Where you’ll find a wood-plank subfloor. Your first step in determining your subfloor’s construction is knowing the age of your house. “A home built around or prior to the 1960s is more likely to have a wood-plank subfloor, rather than plywood,”
It’s easy to check for a wood-plank subfloor without tearing up your finished floor. If you have a crawl space or basement without a finished ceiling, you can look up from below the floor. If you have a floor register, you can pull that up for a cross-section of your floor. This is something a professional can help you with. The challenge is assessing your subfloor’s condition, which will determine whether it can be used as a finished floor. You won’t fully know this until you expose the entire subfloor.
Data Watch: How Much Building Permits Cost and How Long They Take
If you’re looking to start a renovation project that may require a building permit, you might be interested to know that more than half of homeowners report paying $500 or less in total fees for their permits, according to the results of a new survey. Of course, we can’t promise that your permit fees will be similar, as a small slice of homeowners report paying more than $5,000 to get their permits.
The numbers come from a survey of 294 users who were either preparing to apply for a building permit or who had applied for one in the last two years and had their application in review or already approved. Read on to find out what else they said about the permit process.
Kitchen and bath projects lead permit requests. Kitchen and bathroom remodels are the most common projects requiring permits, followed by interior remodels and additions. This may come as no surprise given that kitchens and bathrooms are the most popular remodels people undertake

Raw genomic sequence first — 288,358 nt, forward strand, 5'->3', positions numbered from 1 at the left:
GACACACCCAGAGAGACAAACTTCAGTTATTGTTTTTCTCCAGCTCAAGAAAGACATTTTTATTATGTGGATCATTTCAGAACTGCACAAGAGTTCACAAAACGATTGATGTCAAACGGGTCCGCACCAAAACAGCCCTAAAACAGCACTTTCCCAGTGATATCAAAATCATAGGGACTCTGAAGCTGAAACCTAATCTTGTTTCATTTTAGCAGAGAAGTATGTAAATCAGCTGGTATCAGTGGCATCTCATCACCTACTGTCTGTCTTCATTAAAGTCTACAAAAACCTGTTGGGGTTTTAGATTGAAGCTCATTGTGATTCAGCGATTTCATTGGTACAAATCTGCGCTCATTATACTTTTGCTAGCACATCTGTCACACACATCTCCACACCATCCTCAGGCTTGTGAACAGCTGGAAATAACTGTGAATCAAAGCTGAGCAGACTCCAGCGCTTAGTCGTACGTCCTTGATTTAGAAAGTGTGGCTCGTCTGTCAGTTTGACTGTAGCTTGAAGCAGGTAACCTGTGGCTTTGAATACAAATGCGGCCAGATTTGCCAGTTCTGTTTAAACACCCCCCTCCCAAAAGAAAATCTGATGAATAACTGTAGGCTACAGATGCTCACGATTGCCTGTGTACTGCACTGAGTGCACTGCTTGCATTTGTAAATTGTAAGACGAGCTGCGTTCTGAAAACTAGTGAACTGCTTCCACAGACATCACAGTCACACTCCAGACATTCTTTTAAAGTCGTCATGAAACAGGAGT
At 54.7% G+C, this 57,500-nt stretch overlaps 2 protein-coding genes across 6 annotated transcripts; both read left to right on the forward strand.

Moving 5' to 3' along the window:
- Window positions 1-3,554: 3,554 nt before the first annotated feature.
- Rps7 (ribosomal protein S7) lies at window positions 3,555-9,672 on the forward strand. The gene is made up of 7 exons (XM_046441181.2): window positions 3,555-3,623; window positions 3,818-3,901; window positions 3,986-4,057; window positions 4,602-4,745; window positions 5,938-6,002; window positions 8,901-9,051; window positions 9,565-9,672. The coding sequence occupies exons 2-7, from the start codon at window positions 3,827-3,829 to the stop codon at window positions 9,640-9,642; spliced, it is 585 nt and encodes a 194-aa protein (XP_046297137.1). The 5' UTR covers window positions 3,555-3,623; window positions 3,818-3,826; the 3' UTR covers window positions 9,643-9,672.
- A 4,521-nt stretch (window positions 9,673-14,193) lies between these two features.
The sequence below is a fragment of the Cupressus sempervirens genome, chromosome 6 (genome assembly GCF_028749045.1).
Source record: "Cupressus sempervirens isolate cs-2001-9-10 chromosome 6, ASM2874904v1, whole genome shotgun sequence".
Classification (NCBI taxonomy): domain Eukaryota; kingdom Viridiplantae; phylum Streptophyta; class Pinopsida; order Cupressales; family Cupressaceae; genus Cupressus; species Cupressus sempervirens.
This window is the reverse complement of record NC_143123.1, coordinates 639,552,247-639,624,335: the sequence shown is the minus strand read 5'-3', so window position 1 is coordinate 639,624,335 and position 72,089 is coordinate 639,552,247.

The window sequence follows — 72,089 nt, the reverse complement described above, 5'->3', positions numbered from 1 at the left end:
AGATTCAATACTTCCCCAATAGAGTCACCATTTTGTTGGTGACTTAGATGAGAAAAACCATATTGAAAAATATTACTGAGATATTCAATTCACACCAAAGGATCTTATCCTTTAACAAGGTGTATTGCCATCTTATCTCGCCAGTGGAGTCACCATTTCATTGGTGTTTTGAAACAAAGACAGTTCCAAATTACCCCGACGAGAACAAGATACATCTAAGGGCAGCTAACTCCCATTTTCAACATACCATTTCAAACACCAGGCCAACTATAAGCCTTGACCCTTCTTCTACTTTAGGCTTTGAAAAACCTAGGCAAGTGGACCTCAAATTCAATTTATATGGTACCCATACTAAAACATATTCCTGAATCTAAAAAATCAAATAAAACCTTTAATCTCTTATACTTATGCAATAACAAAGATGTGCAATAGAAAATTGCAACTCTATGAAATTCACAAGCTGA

How much does it cost? More than half of homeowners — both first-time applicants and experienced ones — report paying $500 or less in fees for an approved permit. A little less than one-fifth of each group reports paying between $501 and $1,000. And a small minority spends far more: 1 percent of first-time applicants and 3 percent of experienced ones say they pay more than $5,000 in total fees for an approved permit. Let’s hope you fall into the majority on this one.
How long does it take? It’s not the typical experience, but some permits are approved the same day they are submitted, according to the survey results.
How to Make Your Home Safe and Dry After Flooding
have a long road ahead of them. Hopefully that road stays dry. Cleaning, demolition, drying and rebuilding can take months, even years. Right now, two weeks after the start of the tropical storm, Houstonians and others are in the process of removing everything from their homes, demolishing the waterlogged drywall, disinfecting and letting everything dry out as quickly as possible.
Here, he offers tips to homeowners on how to proceed once the waters recede. Be sure to check out his video below for more instructions. We’ve also included advice from the Federal Emergency Management Agency, Red Cross and Department of Housing and Urban Development.
First, don’t get overanxious. Your house needs time to dry out. Realize that the process of demolition and rebuilding will take time — months, even years — so settle in for a long haul. It can be stressful, so try to prepare for it and seek help or counseling if needed.
Document everything with photos and video for an insurance claim. But says not to wait for an adjuster to show up before you start working on getting your house dry. “If your house is closed up for two to three weeks, mold can start growing everywhere,” he says. Within two to three days of water receding, you should return to your home to remove everything that was touched by water.
Who Can Help?
Most homeowners will tackle the initial stages of clearing out water-soaked furniture, appliances and carpet, as well as removing drywall. This is a pretty straightforward task, easy enough for the average homeowner